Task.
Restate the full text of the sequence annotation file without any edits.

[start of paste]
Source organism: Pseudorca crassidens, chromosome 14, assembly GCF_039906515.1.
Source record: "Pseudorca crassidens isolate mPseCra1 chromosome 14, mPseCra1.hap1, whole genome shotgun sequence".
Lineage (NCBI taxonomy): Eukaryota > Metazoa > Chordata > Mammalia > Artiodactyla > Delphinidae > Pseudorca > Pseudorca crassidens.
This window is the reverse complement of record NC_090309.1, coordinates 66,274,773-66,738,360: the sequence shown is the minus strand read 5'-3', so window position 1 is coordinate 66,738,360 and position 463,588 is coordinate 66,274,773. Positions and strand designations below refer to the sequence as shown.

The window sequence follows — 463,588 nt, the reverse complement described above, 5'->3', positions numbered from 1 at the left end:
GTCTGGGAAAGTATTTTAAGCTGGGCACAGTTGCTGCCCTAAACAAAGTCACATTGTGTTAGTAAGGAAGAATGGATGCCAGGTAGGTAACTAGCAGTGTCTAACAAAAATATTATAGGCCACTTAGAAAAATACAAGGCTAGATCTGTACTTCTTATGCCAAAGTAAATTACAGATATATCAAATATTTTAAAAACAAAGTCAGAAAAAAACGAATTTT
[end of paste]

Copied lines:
Source organism: Pseudorca crassidens, chromosome 14, assembly GCF_039906515.1.
Source record: "Pseudorca crassidens isolate mPseCra1 chromosome 14, mPseCra1.hap1, whole genome shotgun sequence".
Lineage (NCBI taxonomy): Eukaryota > Metazoa > Chordata > Mammalia > Artiodactyla > Delphinidae > Pseudorca > Pseudorca crassidens.
This window is the reverse complement of record NC_090309.1, coordinates 66,274,773-66,738,360: the sequence shown is the minus strand read 5'-3', so window position 1 is coordinate 66,738,360 and position 463,588 is coordinate 66,274,773. Positions and strand designations below refer to the sequence as shown.

The window sequence follows — 463,588 nt, the reverse complement described above, 5'->3', positions numbered from 1 at the left end:
GTCTGGGAAAGTATTTTAAGCTGGGCACAGTTGCTGCCCTAAACAAAGTCACATTGTGTTAGTAAGGAAGAATGGATGCCAGGTAGGTAACTAGCAGTGTCTAACAAAAATATTATAGGCCACTTAGAAAAATACAAGGCTAGATCTGTACTTCTTATGCCAAAGTAAATTACAGATATATCAAATATTTTAAAAACAAAGTCAGAAAAAAACGAATTTT